How to Use Zotero with Scrivener – Part 1 – The Simple Method

I love showing people how to use Zotero and Scrivener. Their faces light up when they realise how much easier life is going to be. But then there’s always a question … do Zotero and Scrivener work together? Those same faces fall when I answer, “no, not really”. We all like to imagine a perfect universe where all our favourite apps cooperate seamlessly. While this is unlikely to ever happen, there are a couple of workarounds in this case – one of them simple, the other really rather complicated.

In this post, I’ll explain the simplest method of using Zotero with Scrivener. Here, you’ll create placeholders for your citations in Scrivener as you write, then let Zotero add them in afterwards.

Adding Citation Placeholders in Scrivener

As you write in Scrivener, you add placeholders for your citations in the following format: {author, year, pages}  – yes, those are squiggly brackets.

Here are a few examples:

{Bodenheimer, 1988, 23}
{Landow, 1979, 87}
{Gribble, 1929, 12-14}

This is a bit fiddly, as either you need a very good memory or you’ll be stopping to look up references as you write. Alternatively, you could prepare them in advance and keep them in a Project Note. Using the split screen feature in Scrivener, it’s then easy to copy and paste them into your document.

A neater solution is to install the RTF Scan style for Zotero.

1) Go to the Zotero Style Repository
2) Search for RTF Scan
3) Click to download it
4) Click to install it (make sure Zotero is open)
5) Set it as your default format in the Export tab under Preferences

Now when you want to create a placeholder, find and select the item in your Zotero library, copy it using Ctrl+Shift+c, then paste into Scrivener. You’ll get exactly the right format and details.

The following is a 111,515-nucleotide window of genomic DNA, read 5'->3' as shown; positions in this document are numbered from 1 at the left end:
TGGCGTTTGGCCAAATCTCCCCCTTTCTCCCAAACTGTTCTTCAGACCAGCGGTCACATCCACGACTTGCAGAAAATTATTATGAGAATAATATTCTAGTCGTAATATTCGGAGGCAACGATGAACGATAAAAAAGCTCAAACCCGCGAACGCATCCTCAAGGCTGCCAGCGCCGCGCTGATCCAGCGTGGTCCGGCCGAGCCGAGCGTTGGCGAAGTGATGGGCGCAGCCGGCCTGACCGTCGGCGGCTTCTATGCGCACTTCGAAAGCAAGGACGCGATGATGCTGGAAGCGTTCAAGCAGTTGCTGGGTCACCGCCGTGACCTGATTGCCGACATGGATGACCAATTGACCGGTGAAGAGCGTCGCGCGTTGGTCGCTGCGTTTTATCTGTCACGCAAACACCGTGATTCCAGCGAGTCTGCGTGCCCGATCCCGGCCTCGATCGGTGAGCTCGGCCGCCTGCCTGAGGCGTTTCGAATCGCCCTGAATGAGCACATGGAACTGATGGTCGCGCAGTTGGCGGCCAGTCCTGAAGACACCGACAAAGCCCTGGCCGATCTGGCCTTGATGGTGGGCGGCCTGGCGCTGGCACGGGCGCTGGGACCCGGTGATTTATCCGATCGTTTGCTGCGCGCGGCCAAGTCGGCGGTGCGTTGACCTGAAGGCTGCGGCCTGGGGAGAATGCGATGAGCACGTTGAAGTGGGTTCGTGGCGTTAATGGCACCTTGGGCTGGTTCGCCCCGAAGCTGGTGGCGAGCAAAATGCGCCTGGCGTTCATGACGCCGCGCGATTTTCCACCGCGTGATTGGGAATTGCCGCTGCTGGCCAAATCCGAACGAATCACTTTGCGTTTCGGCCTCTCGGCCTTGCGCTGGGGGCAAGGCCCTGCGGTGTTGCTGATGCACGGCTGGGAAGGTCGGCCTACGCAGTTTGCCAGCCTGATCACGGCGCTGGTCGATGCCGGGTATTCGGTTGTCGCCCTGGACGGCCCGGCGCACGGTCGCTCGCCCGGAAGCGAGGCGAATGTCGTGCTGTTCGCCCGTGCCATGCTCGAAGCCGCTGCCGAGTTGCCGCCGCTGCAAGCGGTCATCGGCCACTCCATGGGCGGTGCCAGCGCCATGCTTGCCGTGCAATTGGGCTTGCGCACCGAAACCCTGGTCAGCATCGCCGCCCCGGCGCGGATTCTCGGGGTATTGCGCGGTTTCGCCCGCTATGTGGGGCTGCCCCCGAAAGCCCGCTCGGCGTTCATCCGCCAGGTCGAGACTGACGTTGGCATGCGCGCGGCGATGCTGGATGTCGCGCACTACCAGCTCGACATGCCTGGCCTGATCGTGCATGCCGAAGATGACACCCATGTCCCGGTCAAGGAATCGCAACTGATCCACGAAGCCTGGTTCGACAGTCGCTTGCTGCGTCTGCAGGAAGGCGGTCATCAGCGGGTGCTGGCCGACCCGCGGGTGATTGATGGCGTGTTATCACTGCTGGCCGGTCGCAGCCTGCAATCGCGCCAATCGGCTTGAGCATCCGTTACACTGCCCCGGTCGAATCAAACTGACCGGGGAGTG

To include a bibliography, simply add the placeholder {bibliography} where you want it to appear.

When you’ve finished, export your document as a RTF (Rich Text Format) file (in Windows you can use the keyboard shortcut Ctrl+Shift+x, on a Mac it’s Shift+Cmd+e).

Replacing Your Placeholders in Zotero

Next open Zotero. Click Tools, then choose RTF Scan. Select the RTF document you just exported from Scrivener and also specify where you want the finished document to be saved.

RTF Scan file in Zotero

Zotero displays any citations it has detected. If one is incorrect, click on the icon to the right and select the correct publication from your Library.

Verify cited items in Zotero RTF Scan

Finally, choose the formatting style your require and Zotero scans through and replaces your placeholders with citations in a new version of the document. Lovely!

Here’s a very short video demo:

A Few Caveats

Unfortunately, this document won’t be linked to your Zotero Library, so you’d have to manually add or edit further citations. Also, the RTF Scan is very unforgiving of typos – you have to get your author names absolutely right otherwise it won’t recognise them. Another problem is that it can’t differentiate between multiple publications by the same author in the same year.

Nevertheless, this is a quick solution for simpler documents where you don’t have too many citations. It would be marvellous if Scrivener and Zotero did talk to each other properly, but they’re still the best tools, I think, for writing and referencing.

In my next post I’ll show you a more complicated method that overcomes these limitations but requires a lot more patience.

2 thoughts on “How to Use Zotero with Scrivener – Part 1 – The Simple Method”

  1. Hi Catherine.

    I found this post and the next one very interesting and useful (the difficult version), but in the text and the videos some points that are very important to me do not appear.

    1. Is it possible to generate references with page number for verbatim citations ?. For example: (Miskolci, 2013, p. 115) or (Miskolci, 2013, p. 115 – 116)
    2. Is it possible to reference with multiple sources? For example: (Freitas De León, 2012; Gelpi & Oca, 2020; Rodríguez-Castro et al., 2013).
    3. In case of being able to do these things, it is achieved by some particular method or in either of the two (simple vs difficult)

    I generally use the APA standards for my work.

    I am already grateful for your generous response.

    Thank you.

    • Hello Paribanú. Apologies for the delayed response.

      I’m not familiar with APA. I would just cite the reference in the usual way and prefix it with “Cited in”.
      Yes, you can cite multiple sources by separating them with a semi-colon, e.g.: {Jones, 2005; Smith, 2009}

      Hope that helps!


Leave a comment